In short, the addition of helicopters meant introducing new physics calculations and changing others that existed, something totally unheard of in the saga, because inMicrosoft Flight Simulator X "thehelicopter was essentially a box, with a point at which all physics had to be calculated". "This is all an enormous amount of computational complexity that wasn't possible in 2006, but is possible now."

Now it is not only much more complex, but thanks to the liveweather dataand how they have transferred it to the game, it isdifferent to take off and drive a helicopter in Brazil or Paris, on a clear day or on a cloudy day, during the day in a city or during the night in a forest, on a city helipad or in the middle of nowhere, in summer or spring.

Recreating those systems meant that the Asobo Studio and Xbox team had to talk to helicopter manufacturers and pilots to make an authentic simulation. And of course, they had to create ways for anovice player to enjoy the new vehicleswithout having to consider all these aspects. For this they have added, in addition to tutorials such as theDiscovery Flightsof the base game, assists of different types that can be deactivatedlittle by little.
Microsoft Flight Simulator
"And at a certain point, if you turn them all off, you're on to something that's extraordinarily close to flying in a helicopter in the real world, which is the purpose ofMicrosoft Flight Simulator," Neumann concludes. "It's a simulator, not a game, but we want to make the simulator really accessible. That's why attendances and learning systems are very, very important."

Although with these statements one could assume that starting to operate a helicopter inMFSis a challenge, the truth is that with the aids activated it is similar to the control of that vehicle in popular games. "I think people who play, for example,Grand Theft Auto, have an idea of what a helicopter feels like. I think that's the model in action games, right? With the aids inFlight Simulator, it's pretty much like that. I mean, you still have the things that no other game has, like the actual atmospheric simulation."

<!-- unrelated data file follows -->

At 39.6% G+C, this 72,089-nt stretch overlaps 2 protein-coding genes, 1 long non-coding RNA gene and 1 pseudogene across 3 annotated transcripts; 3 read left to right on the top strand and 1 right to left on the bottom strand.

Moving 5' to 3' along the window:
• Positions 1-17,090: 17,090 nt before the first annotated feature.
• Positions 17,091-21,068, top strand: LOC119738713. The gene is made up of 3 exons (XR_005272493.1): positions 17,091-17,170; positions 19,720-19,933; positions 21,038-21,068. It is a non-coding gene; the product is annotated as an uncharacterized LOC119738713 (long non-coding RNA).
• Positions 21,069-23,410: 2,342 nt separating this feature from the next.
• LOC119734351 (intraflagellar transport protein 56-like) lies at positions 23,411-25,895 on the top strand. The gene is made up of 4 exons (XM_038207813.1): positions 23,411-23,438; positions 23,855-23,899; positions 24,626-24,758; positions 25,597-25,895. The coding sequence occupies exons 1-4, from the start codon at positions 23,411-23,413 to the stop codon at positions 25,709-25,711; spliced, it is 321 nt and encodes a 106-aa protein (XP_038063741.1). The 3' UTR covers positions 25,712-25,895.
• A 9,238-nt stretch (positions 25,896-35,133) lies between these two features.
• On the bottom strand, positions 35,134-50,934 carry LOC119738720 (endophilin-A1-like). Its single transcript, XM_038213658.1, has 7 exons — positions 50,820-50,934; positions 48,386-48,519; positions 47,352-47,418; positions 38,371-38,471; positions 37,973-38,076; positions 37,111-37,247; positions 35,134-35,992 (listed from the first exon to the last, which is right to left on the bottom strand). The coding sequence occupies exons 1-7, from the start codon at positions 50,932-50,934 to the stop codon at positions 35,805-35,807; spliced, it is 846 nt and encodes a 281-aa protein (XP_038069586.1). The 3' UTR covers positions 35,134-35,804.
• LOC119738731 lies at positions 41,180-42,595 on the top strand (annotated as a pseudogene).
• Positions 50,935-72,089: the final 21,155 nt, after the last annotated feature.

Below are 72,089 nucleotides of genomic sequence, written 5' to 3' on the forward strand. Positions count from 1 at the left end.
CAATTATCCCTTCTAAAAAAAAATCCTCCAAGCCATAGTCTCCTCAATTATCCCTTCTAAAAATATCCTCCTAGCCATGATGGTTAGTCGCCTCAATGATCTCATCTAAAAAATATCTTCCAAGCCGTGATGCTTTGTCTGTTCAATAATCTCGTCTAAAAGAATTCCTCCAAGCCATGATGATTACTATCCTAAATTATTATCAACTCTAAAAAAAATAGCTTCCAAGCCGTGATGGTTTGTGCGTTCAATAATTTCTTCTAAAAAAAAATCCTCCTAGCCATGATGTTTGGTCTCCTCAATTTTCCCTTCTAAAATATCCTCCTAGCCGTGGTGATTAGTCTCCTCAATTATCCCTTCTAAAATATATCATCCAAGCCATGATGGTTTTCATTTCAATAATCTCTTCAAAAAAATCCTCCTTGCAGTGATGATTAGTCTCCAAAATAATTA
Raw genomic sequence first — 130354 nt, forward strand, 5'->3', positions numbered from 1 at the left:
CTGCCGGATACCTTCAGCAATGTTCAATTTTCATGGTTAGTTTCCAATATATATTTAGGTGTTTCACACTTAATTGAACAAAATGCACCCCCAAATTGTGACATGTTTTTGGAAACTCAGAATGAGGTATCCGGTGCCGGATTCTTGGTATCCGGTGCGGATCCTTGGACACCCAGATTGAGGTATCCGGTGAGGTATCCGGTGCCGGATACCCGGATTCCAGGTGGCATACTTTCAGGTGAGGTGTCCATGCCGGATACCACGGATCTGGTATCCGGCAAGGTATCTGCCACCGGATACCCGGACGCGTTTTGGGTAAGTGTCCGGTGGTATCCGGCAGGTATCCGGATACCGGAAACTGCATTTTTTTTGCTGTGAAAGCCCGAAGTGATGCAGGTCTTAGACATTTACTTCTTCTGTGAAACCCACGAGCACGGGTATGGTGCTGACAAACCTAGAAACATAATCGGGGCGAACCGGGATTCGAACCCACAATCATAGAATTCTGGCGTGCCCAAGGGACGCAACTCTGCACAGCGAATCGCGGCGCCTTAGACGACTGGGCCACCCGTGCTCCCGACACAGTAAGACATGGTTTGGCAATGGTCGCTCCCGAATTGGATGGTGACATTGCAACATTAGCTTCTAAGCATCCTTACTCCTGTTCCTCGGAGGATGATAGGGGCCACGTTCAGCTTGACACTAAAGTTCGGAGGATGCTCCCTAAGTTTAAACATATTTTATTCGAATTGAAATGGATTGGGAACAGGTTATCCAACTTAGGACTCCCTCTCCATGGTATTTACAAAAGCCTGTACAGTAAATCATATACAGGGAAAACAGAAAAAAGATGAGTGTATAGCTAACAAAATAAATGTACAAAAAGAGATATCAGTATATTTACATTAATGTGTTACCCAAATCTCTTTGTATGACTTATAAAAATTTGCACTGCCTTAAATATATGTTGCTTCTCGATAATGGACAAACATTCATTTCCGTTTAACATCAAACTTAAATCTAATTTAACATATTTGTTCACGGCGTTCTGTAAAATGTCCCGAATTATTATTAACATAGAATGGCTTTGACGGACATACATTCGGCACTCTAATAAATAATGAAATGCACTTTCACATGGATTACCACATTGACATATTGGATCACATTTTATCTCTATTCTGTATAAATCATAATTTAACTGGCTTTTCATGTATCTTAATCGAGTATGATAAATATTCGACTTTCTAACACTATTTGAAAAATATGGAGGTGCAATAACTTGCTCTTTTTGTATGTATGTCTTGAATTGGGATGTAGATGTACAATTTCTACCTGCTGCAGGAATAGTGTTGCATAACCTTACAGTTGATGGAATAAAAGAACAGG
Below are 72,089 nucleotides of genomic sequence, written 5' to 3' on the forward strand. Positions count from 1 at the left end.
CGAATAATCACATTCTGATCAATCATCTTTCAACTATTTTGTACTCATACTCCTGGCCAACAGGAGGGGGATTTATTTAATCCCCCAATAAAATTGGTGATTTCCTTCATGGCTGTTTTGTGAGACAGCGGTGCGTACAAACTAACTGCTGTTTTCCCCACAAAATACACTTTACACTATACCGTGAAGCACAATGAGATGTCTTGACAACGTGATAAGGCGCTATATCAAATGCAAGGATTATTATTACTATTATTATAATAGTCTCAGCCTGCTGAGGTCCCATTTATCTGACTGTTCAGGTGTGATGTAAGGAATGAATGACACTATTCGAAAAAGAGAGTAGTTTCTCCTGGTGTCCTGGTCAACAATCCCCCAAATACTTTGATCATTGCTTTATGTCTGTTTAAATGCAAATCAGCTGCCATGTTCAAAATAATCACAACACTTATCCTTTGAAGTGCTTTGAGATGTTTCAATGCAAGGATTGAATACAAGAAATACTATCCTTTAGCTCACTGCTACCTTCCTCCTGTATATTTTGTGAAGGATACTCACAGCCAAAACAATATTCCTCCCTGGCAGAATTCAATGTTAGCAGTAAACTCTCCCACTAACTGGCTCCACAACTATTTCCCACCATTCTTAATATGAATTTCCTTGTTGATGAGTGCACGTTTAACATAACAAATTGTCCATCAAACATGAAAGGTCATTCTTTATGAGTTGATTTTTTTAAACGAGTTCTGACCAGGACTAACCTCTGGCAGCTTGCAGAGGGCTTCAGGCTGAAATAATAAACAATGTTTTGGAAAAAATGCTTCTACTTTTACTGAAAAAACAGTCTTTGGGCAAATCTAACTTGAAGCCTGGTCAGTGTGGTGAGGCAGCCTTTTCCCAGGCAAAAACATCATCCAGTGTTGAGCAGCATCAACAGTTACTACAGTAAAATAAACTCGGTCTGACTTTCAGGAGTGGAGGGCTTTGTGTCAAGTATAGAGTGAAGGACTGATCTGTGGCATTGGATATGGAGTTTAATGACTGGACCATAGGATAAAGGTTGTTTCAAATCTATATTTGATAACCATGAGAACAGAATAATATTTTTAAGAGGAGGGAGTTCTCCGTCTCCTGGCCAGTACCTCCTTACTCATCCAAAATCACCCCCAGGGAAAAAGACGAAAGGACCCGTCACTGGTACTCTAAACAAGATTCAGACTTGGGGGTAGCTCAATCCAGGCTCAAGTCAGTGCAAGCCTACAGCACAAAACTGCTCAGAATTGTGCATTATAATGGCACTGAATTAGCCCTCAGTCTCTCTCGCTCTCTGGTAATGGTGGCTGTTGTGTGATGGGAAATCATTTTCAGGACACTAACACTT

Gliders have required a simulation and representation of air currents

Microsoft Flight Simulator
And what about gliders? "With the gliders we did a whole set of tutorials because the gliders are very different. There's a towing plane and then there's the winch, which is basically a machine that lifts the glider when you don't have a plane that can lift you. So we didseven tutorialsassociated with gliders," says Neumann.

The complexities necessary for the inclusion of helicopters are also necessary for gliders, which do not have any type of engine, so from Asobothey had to know "how much moisture is in the soil". "We know that because, when it rains in our world, we have to know the strength of the sun and its angle. Lux levels. So lux levels hit the ground, and we know what the humidity is."

"Then there's absorption," the developer continues. "A city has almost no absorption because it has a waterproof field. But in a forest almost everything is absorbed, especially in summer, when the leaves are green. So you have alot of momentum in the city, almost none over a forest, and absolutely none over water."

This has led to introducing a system to visually represent air currents: "We havedrawn lines that show you where the air is, both for helicopters and gliders. There's a button that says 'air simulation visualization' that shows you where the impulse currents are." Neumann says that with experience "you learnto visualize and see the rules and patterns of the world, and you become a better and better driver. And at a certain point, you turn off the visualizations."

You can try these new features forfree in Microsoft Flight Simulator, which is available on PC (Steam and Microsoft Store), Xbox Series and Xbox Cloud Gaming; all versions of the title are included in Game Pass.